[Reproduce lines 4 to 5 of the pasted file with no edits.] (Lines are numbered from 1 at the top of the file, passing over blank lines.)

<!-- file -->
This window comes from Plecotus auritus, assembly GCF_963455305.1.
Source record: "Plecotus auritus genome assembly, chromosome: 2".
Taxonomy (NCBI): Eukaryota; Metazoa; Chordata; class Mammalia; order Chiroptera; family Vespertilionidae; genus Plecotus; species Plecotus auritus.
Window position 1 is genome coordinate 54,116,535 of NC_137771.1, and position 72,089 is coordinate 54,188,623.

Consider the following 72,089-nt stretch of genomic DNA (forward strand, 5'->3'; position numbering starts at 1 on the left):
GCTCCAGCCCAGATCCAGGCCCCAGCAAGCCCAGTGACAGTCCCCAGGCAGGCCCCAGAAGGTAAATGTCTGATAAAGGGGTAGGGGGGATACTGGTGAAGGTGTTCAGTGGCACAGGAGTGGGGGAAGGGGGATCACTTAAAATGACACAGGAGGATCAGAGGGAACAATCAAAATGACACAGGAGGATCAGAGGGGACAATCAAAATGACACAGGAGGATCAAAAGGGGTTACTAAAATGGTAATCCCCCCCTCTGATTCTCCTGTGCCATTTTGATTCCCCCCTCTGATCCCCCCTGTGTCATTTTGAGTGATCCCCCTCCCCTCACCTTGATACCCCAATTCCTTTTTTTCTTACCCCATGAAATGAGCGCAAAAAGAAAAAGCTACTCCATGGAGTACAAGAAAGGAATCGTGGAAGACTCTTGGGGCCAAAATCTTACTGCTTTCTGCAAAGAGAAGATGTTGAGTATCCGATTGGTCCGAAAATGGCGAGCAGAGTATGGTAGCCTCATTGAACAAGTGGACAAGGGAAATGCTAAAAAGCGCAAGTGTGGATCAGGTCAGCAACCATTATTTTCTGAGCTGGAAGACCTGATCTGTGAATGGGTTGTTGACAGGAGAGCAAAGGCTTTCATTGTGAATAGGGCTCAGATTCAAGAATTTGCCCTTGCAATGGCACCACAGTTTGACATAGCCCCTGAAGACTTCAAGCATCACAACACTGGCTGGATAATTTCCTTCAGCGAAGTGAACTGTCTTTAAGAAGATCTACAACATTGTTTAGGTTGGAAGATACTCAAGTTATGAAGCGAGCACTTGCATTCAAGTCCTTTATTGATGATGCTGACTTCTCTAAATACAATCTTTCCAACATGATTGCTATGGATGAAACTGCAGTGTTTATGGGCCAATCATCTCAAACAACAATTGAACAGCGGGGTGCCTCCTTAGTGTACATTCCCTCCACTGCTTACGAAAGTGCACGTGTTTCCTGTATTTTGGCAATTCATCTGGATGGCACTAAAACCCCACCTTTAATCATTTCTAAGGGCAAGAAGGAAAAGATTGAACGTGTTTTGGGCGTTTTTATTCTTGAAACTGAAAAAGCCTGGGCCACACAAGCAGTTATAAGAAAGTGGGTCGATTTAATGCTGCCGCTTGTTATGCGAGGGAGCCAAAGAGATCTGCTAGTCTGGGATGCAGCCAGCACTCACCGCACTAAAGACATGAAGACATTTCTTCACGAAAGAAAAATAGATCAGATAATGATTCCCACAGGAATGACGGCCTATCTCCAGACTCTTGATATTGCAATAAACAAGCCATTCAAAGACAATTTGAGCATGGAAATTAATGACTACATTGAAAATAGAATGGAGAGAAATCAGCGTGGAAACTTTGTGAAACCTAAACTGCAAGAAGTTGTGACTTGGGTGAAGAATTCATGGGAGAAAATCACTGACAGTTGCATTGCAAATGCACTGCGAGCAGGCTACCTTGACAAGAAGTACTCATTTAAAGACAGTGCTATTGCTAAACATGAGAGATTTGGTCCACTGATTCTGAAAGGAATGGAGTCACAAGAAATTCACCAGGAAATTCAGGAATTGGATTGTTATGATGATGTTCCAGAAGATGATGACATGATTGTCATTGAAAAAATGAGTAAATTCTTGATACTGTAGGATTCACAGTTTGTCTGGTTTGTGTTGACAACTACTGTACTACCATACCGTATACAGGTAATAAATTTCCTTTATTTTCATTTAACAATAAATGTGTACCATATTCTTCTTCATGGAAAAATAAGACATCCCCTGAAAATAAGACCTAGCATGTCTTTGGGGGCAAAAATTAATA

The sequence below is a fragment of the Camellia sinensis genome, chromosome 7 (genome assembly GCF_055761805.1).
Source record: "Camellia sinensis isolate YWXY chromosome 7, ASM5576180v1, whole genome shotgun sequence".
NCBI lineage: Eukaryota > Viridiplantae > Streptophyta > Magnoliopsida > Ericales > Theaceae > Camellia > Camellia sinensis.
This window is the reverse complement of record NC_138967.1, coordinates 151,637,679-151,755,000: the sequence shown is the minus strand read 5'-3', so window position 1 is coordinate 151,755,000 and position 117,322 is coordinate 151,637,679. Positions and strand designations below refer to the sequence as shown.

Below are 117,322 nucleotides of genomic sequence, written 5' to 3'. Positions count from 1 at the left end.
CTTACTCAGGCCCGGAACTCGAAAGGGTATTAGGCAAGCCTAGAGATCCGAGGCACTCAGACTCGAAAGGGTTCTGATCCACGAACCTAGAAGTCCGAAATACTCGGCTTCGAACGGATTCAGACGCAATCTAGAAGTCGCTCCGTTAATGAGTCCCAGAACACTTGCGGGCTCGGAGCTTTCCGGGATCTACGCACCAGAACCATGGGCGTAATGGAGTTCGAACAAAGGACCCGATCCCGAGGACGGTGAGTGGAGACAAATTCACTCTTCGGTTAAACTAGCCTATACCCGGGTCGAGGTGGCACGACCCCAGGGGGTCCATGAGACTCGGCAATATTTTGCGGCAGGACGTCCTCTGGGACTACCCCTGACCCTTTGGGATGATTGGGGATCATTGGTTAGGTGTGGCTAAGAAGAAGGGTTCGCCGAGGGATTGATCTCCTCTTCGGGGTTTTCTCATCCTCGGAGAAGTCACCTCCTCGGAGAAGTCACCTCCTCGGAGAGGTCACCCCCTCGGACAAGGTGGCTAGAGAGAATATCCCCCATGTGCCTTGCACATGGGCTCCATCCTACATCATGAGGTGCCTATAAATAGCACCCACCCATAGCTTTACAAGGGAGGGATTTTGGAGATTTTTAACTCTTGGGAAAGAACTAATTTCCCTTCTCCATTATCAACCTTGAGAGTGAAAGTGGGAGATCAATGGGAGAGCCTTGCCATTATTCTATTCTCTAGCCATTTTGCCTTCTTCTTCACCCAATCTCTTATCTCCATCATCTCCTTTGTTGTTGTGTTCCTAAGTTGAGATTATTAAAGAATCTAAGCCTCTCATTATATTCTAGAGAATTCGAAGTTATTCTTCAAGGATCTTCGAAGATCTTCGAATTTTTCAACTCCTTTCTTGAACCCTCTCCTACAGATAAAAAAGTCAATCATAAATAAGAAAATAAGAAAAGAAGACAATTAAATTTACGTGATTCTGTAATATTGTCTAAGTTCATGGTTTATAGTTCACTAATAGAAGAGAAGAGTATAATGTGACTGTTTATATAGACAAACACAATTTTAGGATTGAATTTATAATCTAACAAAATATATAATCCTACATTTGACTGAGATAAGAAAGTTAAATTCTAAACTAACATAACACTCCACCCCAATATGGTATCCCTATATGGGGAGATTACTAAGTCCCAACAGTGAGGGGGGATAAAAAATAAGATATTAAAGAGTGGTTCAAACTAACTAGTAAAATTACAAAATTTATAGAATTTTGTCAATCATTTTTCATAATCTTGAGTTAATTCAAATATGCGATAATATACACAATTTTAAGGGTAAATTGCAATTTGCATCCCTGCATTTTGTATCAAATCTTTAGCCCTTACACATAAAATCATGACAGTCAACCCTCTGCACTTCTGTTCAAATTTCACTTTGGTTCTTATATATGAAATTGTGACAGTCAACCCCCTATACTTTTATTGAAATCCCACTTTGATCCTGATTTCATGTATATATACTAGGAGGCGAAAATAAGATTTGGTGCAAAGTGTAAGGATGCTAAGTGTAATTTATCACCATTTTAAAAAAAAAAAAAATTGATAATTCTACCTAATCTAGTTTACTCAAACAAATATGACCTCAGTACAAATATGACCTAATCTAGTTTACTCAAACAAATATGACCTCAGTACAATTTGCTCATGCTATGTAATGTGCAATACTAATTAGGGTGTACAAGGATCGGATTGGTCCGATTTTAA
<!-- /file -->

Window position 1 is genome coordinate 54,116,535 of NC_137771.1, and position 72,089 is coordinate 54,188,623.

Consider the following 72,089-nt stretch of genomic DNA (forward strand, 5'->3'; position numbering starts at 1 on the left):